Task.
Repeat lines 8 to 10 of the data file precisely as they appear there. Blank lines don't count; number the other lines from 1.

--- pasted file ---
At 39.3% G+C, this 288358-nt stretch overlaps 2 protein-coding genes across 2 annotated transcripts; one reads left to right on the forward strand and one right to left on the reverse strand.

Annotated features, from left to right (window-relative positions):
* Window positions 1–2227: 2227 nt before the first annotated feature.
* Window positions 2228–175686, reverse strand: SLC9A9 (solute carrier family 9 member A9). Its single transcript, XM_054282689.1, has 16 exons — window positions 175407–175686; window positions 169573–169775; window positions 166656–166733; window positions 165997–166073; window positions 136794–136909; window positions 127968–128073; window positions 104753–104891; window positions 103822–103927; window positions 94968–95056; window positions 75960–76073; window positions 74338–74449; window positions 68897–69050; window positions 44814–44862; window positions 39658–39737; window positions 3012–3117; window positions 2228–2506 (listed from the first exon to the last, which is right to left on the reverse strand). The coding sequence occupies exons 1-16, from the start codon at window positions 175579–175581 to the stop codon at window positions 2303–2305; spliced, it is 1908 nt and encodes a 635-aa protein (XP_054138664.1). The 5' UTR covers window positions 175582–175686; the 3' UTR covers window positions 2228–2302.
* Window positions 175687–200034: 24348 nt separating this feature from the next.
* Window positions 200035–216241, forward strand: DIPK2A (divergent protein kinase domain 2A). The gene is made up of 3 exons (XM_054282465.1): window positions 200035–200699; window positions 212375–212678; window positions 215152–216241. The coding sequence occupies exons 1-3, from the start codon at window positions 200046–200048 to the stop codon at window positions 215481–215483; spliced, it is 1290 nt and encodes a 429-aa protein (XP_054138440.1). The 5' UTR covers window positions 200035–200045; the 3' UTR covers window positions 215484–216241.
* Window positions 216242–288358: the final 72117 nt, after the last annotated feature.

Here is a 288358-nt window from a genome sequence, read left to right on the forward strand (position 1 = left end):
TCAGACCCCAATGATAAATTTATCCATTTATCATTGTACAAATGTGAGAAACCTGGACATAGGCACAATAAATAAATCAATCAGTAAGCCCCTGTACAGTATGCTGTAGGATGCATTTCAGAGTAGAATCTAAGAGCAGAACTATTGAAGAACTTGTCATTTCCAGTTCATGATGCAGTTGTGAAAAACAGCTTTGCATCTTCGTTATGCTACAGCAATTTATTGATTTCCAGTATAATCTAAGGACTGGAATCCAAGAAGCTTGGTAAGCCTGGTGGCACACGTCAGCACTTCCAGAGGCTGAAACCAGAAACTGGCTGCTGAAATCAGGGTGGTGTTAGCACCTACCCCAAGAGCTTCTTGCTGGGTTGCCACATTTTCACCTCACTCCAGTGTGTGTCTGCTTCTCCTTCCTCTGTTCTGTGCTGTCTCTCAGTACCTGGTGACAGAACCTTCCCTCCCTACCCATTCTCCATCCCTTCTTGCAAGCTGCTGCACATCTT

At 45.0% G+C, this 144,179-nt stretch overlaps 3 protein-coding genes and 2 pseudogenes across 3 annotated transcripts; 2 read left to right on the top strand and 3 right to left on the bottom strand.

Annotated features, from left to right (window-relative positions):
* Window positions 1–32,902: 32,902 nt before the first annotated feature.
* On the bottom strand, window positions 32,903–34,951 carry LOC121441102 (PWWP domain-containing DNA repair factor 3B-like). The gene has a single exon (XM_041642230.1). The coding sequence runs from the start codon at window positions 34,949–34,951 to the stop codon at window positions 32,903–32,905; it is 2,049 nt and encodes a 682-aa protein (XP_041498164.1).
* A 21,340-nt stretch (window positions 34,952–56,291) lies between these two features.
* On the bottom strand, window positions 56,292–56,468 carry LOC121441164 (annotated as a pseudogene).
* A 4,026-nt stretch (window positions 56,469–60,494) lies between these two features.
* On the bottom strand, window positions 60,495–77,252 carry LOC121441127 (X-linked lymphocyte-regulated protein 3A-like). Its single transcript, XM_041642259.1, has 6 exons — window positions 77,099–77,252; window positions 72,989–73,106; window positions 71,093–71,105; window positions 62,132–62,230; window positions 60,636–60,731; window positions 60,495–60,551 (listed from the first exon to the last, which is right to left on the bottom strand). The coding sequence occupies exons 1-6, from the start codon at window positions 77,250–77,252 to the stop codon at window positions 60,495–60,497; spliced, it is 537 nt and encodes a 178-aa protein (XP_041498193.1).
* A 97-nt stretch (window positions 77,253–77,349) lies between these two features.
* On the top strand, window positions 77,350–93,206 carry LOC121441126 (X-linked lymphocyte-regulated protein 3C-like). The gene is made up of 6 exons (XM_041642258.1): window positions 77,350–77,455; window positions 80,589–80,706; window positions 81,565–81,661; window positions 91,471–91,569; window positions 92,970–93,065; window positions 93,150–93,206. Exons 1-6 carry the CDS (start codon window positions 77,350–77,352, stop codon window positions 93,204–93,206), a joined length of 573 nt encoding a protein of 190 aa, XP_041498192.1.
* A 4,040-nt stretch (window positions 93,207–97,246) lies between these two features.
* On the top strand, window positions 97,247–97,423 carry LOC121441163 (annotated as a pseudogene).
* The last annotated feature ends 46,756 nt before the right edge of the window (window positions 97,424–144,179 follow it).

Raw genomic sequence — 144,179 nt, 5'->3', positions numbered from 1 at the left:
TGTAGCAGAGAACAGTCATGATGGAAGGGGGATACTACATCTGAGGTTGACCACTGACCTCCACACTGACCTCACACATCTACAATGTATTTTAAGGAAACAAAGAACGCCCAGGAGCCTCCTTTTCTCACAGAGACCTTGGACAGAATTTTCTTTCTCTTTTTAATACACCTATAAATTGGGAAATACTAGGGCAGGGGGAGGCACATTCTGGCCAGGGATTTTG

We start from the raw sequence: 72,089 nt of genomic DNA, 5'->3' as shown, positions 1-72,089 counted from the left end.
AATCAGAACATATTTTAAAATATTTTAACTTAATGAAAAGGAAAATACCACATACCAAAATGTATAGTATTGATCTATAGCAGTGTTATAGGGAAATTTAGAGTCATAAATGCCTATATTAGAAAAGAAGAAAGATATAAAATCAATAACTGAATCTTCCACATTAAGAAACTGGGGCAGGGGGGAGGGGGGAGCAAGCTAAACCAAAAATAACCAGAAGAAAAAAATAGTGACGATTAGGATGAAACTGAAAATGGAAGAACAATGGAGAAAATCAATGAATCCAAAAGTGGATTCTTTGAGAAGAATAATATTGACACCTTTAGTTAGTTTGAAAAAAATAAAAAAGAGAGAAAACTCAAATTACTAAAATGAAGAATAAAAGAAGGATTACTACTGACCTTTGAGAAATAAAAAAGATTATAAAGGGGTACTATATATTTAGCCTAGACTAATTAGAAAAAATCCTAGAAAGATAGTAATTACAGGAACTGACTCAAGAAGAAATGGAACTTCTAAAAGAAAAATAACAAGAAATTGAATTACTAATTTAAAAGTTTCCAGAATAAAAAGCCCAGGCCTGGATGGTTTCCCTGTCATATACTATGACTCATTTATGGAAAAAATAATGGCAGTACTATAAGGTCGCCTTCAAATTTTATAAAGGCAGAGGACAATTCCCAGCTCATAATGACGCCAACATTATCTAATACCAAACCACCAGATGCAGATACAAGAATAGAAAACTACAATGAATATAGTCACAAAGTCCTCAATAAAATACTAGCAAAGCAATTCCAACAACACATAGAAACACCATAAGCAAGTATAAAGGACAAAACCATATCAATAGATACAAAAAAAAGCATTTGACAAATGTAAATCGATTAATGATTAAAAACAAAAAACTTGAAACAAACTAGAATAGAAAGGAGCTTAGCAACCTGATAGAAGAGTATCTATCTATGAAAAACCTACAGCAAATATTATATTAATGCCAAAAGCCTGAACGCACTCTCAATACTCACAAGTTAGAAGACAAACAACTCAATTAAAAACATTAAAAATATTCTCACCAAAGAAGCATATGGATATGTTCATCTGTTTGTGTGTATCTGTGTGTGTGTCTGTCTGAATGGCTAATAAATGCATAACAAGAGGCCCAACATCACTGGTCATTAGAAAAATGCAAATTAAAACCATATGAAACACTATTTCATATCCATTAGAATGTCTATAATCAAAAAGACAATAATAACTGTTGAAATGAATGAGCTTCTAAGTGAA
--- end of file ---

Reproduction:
Here is a 288358-nt window from a genome sequence, read left to right on the forward strand (position 1 = left end):
TCAGACCCCAATGATAAATTTATCCATTTATCATTGTACAAATGTGAGAAACCTGGACATAGGCACAATAAATAAATCAATCAGTAAGCCCCTGTACAGTATGCTGTAGGATGCATTTCAGAGTAGAATCTAAGAGCAGAACTATTGAAGAACTTGTCATTTCCAGTTCATGATGCAGTTGTGAAAAACAGCTTTGCATCTTCGTTATGCTACAGCAATTTATTGATTTCCAGTATAATCTAAGGACTGGAATCCAAGAAGCTTGGTAAGCCTGGTGGCACACGTCAGCACTTCCAGAGGCTGAAACCAGAAACTGGCTGCTGAAATCAGGGTGGTGTTAGCACCTACCCCAAGAGCTTCTTGCTGGGTTGCCACATTTTCACCTCACTCCAGTGTGTGTCTGCTTCTCCTTCCTCTGTTCTGTGCTGTCTCTCAGTACCTGGTGACAGAACCTTCCCTCCCTACCCATTCTCCATCCCTTCTTGCAAGCTGCTGCACATCTT

At 45.0% G+C, this 144,179-nt stretch overlaps 3 protein-coding genes and 2 pseudogenes across 3 annotated transcripts; 2 read left to right on the top strand and 3 right to left on the bottom strand.